The Complainant must first make a prima facie case that Respondent lacks rights and legitimate interests in the disputed domain name under Policy ¶ 4(a)(ii), then the burden shifts to Respondent to show it does have rights or legitimate interests. See Advanced International Marketing Corporation v. AA-1 Corp, FA 780200 (Forum Nov. 2, 2011) (finding that a complainant must offer some evidence to make its prima facie case and satisfy Policy ¶ 4(a)(ii)); see also Neal & Massey Holdings Limited v. Gregory Ricks, FA 1549327 (Forum Apr. 12, 2014) (“Under Policy ¶ 4(a)(ii), Complainant must first make out a prima facie case showing that Respondent lacks rights and legitimate interests in respect of an at-issue domain name and then the burden, in effect, shifts to Respondent to come forward with evidence of its rights or legitimate interests”).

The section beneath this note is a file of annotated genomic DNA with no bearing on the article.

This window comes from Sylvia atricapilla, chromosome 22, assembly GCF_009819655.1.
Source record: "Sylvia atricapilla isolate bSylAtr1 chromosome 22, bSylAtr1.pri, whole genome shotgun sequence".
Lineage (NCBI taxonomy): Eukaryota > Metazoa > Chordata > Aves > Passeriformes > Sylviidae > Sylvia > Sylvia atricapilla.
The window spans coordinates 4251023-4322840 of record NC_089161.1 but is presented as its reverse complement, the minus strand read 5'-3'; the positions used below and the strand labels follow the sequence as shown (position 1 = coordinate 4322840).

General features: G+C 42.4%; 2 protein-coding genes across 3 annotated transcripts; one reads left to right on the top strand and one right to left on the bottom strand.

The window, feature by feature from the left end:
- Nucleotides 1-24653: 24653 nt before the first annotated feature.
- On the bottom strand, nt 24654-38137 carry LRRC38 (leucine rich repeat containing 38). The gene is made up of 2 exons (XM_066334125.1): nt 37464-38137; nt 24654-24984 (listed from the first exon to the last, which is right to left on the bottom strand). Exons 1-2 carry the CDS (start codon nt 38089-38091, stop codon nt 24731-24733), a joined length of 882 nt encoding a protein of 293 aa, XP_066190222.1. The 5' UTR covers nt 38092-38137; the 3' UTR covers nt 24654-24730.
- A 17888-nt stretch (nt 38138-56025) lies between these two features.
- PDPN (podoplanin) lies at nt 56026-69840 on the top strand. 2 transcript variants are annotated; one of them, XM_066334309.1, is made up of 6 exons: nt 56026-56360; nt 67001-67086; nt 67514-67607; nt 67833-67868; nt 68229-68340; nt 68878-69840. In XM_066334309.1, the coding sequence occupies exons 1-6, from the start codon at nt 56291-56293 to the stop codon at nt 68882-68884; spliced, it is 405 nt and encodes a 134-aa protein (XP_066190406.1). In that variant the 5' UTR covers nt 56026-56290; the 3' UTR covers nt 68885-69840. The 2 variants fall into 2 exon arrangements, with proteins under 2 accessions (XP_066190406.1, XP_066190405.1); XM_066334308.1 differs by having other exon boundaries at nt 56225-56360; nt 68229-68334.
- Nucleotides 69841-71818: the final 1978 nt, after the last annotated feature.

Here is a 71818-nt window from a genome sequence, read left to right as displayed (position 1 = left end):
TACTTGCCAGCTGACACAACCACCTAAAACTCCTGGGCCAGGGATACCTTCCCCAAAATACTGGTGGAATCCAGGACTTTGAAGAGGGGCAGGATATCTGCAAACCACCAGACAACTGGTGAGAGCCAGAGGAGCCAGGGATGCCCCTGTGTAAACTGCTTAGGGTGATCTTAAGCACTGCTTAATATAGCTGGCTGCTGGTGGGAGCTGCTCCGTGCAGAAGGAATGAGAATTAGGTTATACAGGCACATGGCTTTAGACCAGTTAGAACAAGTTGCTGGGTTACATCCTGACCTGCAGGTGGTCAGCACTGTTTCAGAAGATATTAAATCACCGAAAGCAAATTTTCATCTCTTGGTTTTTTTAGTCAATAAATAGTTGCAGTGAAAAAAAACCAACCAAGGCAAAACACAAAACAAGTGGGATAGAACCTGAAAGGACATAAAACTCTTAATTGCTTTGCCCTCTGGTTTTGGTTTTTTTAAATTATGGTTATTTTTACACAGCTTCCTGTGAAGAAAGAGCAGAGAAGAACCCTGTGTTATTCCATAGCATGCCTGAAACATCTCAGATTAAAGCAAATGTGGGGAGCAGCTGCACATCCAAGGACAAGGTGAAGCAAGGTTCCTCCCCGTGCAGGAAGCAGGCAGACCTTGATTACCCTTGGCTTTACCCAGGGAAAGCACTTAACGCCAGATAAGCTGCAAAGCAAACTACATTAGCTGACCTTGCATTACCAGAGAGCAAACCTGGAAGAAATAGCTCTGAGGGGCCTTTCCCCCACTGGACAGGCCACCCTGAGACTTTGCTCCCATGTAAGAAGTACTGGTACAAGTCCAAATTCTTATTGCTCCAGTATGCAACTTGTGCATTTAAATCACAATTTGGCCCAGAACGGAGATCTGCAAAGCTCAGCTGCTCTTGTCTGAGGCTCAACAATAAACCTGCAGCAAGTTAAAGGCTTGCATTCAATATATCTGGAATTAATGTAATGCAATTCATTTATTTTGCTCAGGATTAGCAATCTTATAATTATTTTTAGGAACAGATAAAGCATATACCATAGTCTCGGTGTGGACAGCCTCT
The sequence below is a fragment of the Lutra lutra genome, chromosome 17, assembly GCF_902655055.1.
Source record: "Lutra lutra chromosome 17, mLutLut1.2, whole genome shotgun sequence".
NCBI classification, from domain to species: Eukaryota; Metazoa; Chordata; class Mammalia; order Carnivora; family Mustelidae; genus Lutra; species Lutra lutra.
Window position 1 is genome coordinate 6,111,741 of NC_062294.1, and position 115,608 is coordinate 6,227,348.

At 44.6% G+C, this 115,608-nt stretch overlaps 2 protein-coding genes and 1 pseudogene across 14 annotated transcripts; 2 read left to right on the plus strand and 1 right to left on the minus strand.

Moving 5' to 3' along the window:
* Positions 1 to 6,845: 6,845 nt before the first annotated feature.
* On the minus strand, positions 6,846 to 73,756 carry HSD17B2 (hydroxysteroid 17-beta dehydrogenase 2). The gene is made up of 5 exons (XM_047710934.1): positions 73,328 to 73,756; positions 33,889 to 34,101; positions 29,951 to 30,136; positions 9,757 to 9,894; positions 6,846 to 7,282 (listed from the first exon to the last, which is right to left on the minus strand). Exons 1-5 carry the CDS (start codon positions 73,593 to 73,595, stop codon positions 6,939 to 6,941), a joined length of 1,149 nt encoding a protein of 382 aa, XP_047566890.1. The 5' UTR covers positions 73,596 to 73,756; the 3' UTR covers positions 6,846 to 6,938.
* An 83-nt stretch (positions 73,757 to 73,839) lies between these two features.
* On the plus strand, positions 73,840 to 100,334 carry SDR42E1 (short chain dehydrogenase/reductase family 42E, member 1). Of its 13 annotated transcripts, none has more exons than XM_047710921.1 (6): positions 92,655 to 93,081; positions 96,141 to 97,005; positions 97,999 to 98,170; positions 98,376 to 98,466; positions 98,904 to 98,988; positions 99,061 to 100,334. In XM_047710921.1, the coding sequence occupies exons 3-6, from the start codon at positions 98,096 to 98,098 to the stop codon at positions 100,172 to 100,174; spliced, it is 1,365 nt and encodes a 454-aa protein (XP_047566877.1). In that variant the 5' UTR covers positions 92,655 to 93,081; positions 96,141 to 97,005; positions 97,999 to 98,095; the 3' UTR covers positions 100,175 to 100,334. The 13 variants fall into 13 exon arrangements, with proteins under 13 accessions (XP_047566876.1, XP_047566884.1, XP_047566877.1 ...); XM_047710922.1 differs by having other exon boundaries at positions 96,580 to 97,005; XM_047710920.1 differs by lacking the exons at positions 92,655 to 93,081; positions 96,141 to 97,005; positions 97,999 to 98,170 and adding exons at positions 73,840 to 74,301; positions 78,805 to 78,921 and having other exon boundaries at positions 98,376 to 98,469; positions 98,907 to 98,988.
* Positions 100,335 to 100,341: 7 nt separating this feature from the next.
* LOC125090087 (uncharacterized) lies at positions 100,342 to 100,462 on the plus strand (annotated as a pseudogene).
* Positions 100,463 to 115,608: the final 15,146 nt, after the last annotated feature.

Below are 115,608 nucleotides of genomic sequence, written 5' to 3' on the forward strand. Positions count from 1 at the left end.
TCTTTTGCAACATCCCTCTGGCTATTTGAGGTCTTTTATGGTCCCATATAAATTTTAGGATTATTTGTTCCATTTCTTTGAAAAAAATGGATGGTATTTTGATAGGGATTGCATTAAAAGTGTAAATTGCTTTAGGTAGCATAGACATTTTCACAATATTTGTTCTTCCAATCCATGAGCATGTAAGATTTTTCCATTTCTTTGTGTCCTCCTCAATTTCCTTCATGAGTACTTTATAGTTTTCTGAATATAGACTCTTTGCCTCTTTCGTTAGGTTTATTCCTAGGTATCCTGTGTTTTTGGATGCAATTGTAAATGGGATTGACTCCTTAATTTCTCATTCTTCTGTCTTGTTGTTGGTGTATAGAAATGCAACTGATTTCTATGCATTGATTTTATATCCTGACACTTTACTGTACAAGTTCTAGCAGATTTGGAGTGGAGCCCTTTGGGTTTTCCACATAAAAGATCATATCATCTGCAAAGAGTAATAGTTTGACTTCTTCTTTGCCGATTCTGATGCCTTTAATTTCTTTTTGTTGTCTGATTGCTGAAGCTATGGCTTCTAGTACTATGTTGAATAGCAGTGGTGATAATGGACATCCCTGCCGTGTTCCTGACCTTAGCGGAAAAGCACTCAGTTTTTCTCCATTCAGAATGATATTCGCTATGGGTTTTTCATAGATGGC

Complainant argues Respondent does not have any rights or legitimate interests in the <brickworks.com> domain name because Respondent is not commonly known by the <brickworks.com> domain name. A respondent may be found to not be commonly known by a domain name, under Policy ¶ 4(c)(ii), where there is no affirmative evidence that it is commonly known by a domain name even if the WHOIS information relates to the domain name. See Moneytree, Inc. v. Matt Sims / MoneyTreeNow, FA1501001602721 (Forum Mar. 3, 2015) (finding that even though the respondent had listed “Matt Sims” of “MoneyTreeNow” as registrant of the <moneytreenow.com> domain name, the respondent was not commonly known by the disputed domain name pursuant to Policy ¶ 4(c)(ii), because he had failed to list any additional affirmative evidence beyond the WHOIS information). The WHOIS information lists the registrant as “Brickworks LLC” as the registrant. However, Complainant argues that Respondent is not commonly known by the <brickworks.com> domain name because a search of the registrant in a search engine resolves to an internet services business by the name of “Ultimate Virtual Web” (“UVW”) and a Google Earth search of the address shows a building that appears to be abandoned.